The Charms of Boothe Memorial Park


By Johnna Kaplan

(c) Connecticut Explored Inc. Spring 2020

Subscribe/Buy the Issue!

High on a hill overlooking the Housatonic River in the Putney section of Stratford is a collection of structures as strange as any you’ll find anywhere in Connecticut. The 28 buildings clustered on 34 acres of sloping lawn are now part of Boothe Memorial Park and are owned and operated by the Town of Stratford. A few of the buildings, like the 1844 Putney Chapel, were recently moved to the site from nearby locations. But the majority of these odd structures were built here by the eccentric former owners of the property, brothers David and Stephen Boothe. 

David Beach Boothe, born in 1867, and Stephen Nichols Boothe, born in 1869, were descended from one of Stratford’s earliest English settlers, according to town records cited in Samuel Orcutt’s A History of the Old Town of Stratford and the City of Bridgeport, Connecticut (Fairfield County Historical Society, 1886). In 1663 Richard Boothe laid the foundation for a farmhouse on what is now Main Street (Route 110). In 1914 the brothers began adding on to the 1840 Greek Revival iteration of the home, using elements of Queen Anne Style, Shingle Style, and what the National Register of Historic Places nomination calls “a highly individualistic eclectic style” of their own. The Boothes added stained-glass windows featuring inscriptions that claimed the house was “the oldest homestead in America.”

But it is their unique blending and subverting of architectural traditions, as much as the property’s longevity, that earned the Boothe Homestead and Boothe Memorial Park a listing on the National Register in 1985. The brothers, who over the years worked in agriculture, insurance, and real estate, didn’t stop with quirky renovations to their farmhouse; instead, they began a veritable spree of unconventional construction. Their designs became increasingly eccentric.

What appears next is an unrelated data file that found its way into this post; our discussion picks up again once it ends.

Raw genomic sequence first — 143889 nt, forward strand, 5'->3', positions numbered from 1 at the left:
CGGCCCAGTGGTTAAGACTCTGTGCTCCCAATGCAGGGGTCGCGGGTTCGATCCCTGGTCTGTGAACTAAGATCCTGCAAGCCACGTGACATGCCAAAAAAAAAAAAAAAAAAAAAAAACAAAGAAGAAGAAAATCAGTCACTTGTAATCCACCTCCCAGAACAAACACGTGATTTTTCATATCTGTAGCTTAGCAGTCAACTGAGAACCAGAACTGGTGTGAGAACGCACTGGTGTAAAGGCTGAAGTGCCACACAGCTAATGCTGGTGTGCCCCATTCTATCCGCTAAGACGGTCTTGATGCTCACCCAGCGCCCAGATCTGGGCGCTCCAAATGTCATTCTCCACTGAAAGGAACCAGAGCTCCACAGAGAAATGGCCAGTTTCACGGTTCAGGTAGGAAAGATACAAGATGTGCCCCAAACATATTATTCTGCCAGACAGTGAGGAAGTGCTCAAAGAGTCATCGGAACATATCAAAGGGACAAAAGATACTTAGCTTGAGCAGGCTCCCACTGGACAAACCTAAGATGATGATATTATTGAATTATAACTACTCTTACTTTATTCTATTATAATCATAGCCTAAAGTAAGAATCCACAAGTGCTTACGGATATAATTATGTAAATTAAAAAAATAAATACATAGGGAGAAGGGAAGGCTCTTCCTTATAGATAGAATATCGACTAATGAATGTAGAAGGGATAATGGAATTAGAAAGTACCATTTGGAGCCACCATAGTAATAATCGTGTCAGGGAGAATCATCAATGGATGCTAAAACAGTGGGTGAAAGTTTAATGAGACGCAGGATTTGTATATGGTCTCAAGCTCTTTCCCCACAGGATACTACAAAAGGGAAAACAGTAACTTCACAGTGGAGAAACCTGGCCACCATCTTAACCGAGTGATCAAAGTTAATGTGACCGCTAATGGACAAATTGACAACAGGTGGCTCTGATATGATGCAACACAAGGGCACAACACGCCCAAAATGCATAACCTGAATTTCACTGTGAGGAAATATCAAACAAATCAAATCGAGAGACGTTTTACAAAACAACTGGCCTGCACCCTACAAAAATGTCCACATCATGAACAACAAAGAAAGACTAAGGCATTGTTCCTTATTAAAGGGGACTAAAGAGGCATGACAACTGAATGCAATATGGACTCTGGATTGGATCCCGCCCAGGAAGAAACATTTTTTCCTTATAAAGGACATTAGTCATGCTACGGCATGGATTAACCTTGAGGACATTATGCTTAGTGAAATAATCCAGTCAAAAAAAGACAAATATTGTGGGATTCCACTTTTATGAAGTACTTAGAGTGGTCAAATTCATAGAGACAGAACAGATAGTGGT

Some structures were amusing follies, like the miniature windmill and diminutive cobblestone lighthouse. Others served a pragmatic purpose disguised by an idiosyncratic structure. They built a gambrel-roof garage using brownstone salvaged from a Bridgeport bank. They built a whimsical, octagonal trolley shelter for passengers traveling on the Connecticut Railway and Lighting Company Line that ran along what is now Route 110. To compete with Henry Ford’s 4-sided blacksmith shop, they built one with 44 sides. Perhaps strangest of all was their pagoda-like Technocratic Cathedral, constructed from California redwood beams without the use of nails. The Technocracy movement advocated for a government run by scientists and engineers; the brothers also claimed the structure’s building materials symbolized the Great Depression. A park walking map boasts that “visiting architects came to gawk.”

The blacksmith shop at Boothe Memorial Park, Stratford. photo: Johnna Kaplan

Technocratic Cathedral, Boothe Memorial Park, 2019. photo: Mary M. Donohue

The Boothes intended their creations to be accessible to the public. They opened a local history museum inside an old hay barn topped with the clocktower of a Massachusetts church acquired in a trade for an electric carpet sweeper. They built an outdoor basilica that could accommodate thousands for nondenominational services. For events, they strung colored lights on the windmill and let it spin.

The brothers’ political statements seem to have been as provocative as their buildings. Their lighthouse, they said, was the only one the government didn’t supply. When Democratic President Franklin D. Roosevelt failed to confirm their claim to own America’s oldest homestead, they vowed to vote Republican. When Stratford taxed their clocktower after the chimes disturbed neighbors’ chickens, the Boothes proclaimed they would “never give the town the time of day” again. And yet, when they died, Stephen in 1948 and David three months later in 1949, they willed their property to Stratford, continuing their tradition of allowing the public into their offbeat world.

The grounds were opened to the public in 1955, and in 1982 the town appointed a commission for the preservation of the buildings. The commission’s duties included cataloguing the structures in the park and implementing a plan to restore them. The non-profit Friends of Boothe Park was created two years later, and since then this group of volunteers has maintained the grounds and buildings and provided tours. Today, in addition to the Boothes’ creations, visitors to the park will find an observatory, a model train museum, an amateur radio club, and a decommissioned Merritt Parkway toll booth.

Johnna Kaplan is a freelance writer. She blogs at She last wrote “Site Lines: The Three Lives of Fort Trumbull,” Spring 2019.

Boothe Memorial Park, 2019. photo: Johnna Kaplan


Boothe Memorial Park & Museum
5800 Main Street, Stratford, 203-381-2046





Comments are closed.